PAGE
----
Age miocène des formations de bordure du fossé du Forez (Massif central)

Miocene age of marginal deposits of the Forez basin (Massif Central)
M.C. Gerbe, H. Gonord, N. Arnaud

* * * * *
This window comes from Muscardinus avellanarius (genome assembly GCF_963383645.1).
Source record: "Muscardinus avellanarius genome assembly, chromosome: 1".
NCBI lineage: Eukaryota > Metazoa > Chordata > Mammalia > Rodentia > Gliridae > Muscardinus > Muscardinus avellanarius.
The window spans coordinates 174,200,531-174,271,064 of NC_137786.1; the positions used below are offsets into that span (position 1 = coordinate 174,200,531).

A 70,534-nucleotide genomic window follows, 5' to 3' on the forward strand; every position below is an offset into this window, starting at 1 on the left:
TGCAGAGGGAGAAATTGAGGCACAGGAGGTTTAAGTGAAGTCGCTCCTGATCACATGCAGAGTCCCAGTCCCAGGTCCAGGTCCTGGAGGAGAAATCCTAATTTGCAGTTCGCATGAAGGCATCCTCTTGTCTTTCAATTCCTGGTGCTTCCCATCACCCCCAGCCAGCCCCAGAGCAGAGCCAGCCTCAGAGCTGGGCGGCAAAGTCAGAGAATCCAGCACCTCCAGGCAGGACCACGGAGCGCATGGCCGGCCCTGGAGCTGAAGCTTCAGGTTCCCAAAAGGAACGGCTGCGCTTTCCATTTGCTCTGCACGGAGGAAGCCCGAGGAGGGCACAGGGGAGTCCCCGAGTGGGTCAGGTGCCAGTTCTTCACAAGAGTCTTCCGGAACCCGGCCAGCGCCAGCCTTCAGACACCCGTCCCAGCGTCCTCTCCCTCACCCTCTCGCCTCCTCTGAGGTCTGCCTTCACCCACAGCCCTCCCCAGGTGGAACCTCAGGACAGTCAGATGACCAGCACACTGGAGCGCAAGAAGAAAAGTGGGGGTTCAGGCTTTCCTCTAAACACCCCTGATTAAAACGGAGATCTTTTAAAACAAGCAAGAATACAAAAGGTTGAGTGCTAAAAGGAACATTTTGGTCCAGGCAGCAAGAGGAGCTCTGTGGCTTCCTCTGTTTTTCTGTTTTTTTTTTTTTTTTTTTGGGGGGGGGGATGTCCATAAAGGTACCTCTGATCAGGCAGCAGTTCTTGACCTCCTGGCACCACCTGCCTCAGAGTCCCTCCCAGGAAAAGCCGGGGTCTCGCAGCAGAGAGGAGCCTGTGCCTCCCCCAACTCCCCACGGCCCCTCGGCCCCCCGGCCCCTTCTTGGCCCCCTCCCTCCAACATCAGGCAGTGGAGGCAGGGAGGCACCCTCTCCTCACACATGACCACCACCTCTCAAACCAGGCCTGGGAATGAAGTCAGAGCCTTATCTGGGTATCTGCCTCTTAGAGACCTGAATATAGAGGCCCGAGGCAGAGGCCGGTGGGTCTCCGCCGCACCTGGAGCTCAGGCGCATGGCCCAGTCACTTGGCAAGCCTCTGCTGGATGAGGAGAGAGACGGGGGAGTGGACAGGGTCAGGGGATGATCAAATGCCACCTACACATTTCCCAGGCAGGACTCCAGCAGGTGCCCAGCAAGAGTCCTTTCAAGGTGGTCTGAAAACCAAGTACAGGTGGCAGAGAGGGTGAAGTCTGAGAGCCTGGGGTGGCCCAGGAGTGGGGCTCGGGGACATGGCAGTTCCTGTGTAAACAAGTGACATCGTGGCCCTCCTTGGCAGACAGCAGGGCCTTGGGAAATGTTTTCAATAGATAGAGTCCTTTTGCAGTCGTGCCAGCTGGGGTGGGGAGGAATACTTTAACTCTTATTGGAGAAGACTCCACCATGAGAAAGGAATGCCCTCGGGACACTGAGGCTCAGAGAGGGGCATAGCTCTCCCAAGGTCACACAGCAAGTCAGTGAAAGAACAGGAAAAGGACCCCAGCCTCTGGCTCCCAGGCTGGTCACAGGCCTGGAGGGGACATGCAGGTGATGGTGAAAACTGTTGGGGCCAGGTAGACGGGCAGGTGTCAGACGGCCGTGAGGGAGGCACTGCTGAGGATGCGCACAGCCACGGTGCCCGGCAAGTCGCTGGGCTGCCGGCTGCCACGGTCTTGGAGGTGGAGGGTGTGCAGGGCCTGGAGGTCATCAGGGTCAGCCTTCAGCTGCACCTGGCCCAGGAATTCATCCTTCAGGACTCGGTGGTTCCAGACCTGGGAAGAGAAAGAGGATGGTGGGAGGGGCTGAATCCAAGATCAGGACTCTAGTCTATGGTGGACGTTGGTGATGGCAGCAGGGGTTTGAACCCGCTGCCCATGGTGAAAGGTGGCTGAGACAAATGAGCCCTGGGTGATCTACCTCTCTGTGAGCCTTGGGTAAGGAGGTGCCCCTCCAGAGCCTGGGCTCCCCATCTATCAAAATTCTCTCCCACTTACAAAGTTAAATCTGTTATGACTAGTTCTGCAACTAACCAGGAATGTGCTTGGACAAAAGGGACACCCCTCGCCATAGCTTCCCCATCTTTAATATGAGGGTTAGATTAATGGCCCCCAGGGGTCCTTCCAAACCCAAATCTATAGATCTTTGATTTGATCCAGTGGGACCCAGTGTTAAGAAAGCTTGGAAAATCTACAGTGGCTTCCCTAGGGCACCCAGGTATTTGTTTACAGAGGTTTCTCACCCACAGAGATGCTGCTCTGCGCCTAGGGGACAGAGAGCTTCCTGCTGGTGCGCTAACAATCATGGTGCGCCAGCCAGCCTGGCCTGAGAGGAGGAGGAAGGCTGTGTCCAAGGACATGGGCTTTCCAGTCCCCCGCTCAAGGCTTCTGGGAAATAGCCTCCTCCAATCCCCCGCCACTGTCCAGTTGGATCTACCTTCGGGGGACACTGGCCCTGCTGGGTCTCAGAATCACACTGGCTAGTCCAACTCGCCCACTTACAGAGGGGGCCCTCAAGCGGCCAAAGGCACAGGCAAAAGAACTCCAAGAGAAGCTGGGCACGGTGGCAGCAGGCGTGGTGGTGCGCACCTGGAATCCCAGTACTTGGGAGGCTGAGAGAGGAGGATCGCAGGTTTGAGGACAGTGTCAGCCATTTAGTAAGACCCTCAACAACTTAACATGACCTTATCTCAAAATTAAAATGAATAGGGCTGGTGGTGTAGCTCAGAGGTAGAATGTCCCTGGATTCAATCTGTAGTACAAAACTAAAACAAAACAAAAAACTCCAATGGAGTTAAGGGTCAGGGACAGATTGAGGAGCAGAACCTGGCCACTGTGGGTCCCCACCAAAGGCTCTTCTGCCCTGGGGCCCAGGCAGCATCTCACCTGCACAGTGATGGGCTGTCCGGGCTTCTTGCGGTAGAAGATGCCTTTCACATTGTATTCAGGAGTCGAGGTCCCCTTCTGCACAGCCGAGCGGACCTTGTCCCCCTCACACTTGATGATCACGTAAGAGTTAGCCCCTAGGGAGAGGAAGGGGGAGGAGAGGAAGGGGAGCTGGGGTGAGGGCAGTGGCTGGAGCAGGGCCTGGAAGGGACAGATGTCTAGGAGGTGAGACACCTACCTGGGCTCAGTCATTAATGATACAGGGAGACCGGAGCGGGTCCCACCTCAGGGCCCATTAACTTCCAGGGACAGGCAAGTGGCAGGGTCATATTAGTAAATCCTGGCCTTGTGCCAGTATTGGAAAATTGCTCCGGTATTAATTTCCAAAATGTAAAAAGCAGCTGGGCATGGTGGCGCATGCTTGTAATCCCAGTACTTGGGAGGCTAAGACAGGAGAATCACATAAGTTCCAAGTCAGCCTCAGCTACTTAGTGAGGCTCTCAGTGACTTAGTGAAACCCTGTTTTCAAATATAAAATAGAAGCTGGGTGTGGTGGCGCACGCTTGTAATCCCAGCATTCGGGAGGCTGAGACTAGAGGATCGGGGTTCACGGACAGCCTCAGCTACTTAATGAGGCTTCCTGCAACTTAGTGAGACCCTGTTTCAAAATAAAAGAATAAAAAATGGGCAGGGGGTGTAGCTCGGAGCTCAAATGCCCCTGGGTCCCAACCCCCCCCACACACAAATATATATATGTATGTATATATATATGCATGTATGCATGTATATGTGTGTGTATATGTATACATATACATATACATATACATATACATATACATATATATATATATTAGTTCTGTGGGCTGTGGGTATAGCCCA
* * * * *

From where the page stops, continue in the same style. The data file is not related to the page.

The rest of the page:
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L’âge miocène inférieur des formations détritiques continentales conglomératiques et sableuses de la bordure sud-occidentale du fossé du Forez, qui représentent plus de la moitié des affleurements de la plaine forézienne, est déterminé au vu de corrélations sédimentologiques et de la datation radiométrique 40Ar/39Ar d’un galet de basalte contenu dans une de ces formations. Ceci illustre une phase majeure d’âge miocène dans l’évolution régionale, alliant tectonique, reprise d’érosion et volcanisme.